When we announced Red Hat Enterprise Linux 8 in May, we also announced that all RHEL 8 base operating systems images, and many new RHEL 7 ones, would be available under the new Universal Base Image End User License Agreement (EULA). If UBI is new for you, this article summarizes UBI, explains why you’d want to use it, and supplies a set of resources to get you started with UBI. And, if you have questions, we just published a brand new UBI FAQ.
What is UBI?
Red Hat Universal Base Images (UBI) are OCI-compliant container base operating system images with complementary runtime languages and packages that are freely redistributable. Like previous RHEL base images, they are built from portions of Red Hat Enterprise Linux. UBI images can be obtained from the Red Hat Container Catalog and be built and deployed anywhere.
And, you don’t need to be a Red Hat customer to use or redistribute them. Really.
The Red Hat Universal Base Image includes three things:
- A set of three base images (Minimal, Standard, and Multi-service) are provided to provide optimum starting points for a variety of use cases. Learn more.
- A set of language runtime images (PHP, Perl, Python, Ruby, Node.js) enable you to start coding right away with the confidence that a Red Hat built container image provides.
- A set of associated YUM repositories/channels include RPM packages and updates that allow you to add application dependencies and rebuild UBI container images anytime you want.
UBI in action: How it works in just 3 minutes
With UBI, you can containerize an app on one platform and share for deploying on another platform. In this video, Scott McCarty does a great job explaining how it works in just three minutes.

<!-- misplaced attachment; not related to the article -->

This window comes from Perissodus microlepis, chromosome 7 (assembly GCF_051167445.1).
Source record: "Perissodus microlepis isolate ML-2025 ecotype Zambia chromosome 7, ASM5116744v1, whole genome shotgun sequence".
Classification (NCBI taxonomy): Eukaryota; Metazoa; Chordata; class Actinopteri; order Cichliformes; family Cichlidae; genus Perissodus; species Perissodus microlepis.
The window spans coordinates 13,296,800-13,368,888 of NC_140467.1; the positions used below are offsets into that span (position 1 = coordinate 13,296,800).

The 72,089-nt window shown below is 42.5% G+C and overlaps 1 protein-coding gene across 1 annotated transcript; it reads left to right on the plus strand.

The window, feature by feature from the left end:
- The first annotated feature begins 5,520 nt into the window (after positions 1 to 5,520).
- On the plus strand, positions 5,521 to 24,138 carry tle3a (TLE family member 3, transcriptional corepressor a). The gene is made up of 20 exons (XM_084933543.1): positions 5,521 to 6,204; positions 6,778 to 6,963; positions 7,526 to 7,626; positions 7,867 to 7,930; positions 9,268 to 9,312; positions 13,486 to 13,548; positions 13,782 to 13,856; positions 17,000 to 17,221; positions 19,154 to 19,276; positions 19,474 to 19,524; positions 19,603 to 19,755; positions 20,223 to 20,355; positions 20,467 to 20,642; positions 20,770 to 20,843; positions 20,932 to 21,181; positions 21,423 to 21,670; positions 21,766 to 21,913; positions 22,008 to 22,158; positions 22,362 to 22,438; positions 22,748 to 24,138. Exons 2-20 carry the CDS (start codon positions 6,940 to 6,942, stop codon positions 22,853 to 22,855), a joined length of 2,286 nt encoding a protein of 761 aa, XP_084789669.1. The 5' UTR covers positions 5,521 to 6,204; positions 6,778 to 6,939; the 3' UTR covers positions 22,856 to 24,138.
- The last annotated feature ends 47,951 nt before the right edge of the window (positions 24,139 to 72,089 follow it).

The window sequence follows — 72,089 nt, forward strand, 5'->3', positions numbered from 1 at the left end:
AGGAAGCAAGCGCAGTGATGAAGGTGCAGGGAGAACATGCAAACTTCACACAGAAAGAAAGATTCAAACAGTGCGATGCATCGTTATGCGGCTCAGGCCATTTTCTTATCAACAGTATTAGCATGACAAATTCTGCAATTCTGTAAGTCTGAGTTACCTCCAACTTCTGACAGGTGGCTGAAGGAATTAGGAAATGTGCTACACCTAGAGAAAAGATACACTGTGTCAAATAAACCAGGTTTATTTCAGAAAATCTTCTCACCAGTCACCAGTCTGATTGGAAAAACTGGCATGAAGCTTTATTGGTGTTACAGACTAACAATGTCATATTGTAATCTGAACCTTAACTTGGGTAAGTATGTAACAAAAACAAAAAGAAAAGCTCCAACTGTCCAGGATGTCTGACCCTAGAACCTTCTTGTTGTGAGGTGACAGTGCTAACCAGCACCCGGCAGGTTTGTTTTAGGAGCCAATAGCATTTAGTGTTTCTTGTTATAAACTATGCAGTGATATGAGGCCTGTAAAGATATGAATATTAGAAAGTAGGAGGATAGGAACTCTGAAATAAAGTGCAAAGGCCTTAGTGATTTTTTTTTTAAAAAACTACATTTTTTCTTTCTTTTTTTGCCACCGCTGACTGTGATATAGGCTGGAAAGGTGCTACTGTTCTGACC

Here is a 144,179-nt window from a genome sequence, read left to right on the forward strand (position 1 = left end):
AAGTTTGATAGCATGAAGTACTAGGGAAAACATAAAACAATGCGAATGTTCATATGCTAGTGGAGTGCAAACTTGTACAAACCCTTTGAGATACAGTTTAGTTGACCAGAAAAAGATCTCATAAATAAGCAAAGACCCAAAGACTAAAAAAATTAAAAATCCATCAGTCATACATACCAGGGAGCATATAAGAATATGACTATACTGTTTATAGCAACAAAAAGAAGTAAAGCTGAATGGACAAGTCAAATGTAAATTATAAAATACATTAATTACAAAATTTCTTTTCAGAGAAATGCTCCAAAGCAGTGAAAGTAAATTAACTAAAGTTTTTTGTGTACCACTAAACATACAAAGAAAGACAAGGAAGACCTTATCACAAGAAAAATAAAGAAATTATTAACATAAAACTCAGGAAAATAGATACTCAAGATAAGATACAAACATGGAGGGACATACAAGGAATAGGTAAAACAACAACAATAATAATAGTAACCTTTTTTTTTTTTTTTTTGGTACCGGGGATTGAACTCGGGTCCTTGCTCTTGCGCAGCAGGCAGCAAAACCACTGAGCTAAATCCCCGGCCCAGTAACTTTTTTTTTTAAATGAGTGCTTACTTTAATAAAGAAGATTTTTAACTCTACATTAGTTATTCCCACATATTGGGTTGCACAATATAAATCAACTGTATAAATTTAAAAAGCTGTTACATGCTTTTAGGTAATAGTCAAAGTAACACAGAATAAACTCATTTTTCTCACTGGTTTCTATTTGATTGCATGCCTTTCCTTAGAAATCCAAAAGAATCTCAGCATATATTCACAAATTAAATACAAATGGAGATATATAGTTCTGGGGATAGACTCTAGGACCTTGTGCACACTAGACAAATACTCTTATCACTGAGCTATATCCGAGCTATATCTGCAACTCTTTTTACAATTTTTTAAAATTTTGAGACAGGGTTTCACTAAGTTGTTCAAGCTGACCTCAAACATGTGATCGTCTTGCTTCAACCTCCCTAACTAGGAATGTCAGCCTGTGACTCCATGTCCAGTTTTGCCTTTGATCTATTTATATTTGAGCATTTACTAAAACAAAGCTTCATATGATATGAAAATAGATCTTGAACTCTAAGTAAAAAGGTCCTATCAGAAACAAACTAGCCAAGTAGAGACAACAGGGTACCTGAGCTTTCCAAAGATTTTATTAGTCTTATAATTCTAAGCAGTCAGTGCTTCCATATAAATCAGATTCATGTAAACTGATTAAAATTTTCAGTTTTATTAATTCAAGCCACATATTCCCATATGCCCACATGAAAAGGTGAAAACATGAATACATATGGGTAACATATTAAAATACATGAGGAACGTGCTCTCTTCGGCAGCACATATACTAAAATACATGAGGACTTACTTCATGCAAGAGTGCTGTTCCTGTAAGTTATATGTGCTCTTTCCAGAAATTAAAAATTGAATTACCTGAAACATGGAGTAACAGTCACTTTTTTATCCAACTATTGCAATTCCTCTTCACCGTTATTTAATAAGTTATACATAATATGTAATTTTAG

Why should you use UBI?
tl;dr — Saves development time by building a portable app.
Before UBI, you had to package your containerized app for each target that it needed to deploy on. Given this, containers were not really portable like zip or gif files are today. UBI lets you create the image once and deploy anywhere using enterprise-grade packages. The alternative is to use untrusted, unreliable, and/or inferior packages that won’t stand up to enterprise-grade demands. That approach is broken from the start.
Special heads-up for ISVs—Red Hat Container Certification
Customers have gotten nervous about how secure applications are. Red Hat has addressed this by offering container certification which gives confidence to anyone wanting to try and/or use your software. It’s a free service—just join the Red Hat Technology partner program.
Here are three steps to get started:
- Download from UBI7 or UBI8 from the Red Hat container catalog, and do what Scott has shown in the video above.
- Next, do something with one of the runtime languages: PHP, Perl, Python, Ruby, or Node.js. You'll find these in the catalog, too (separate ones for RHEL 7 or 8).
- Give us feedback; see below for ways to contact us.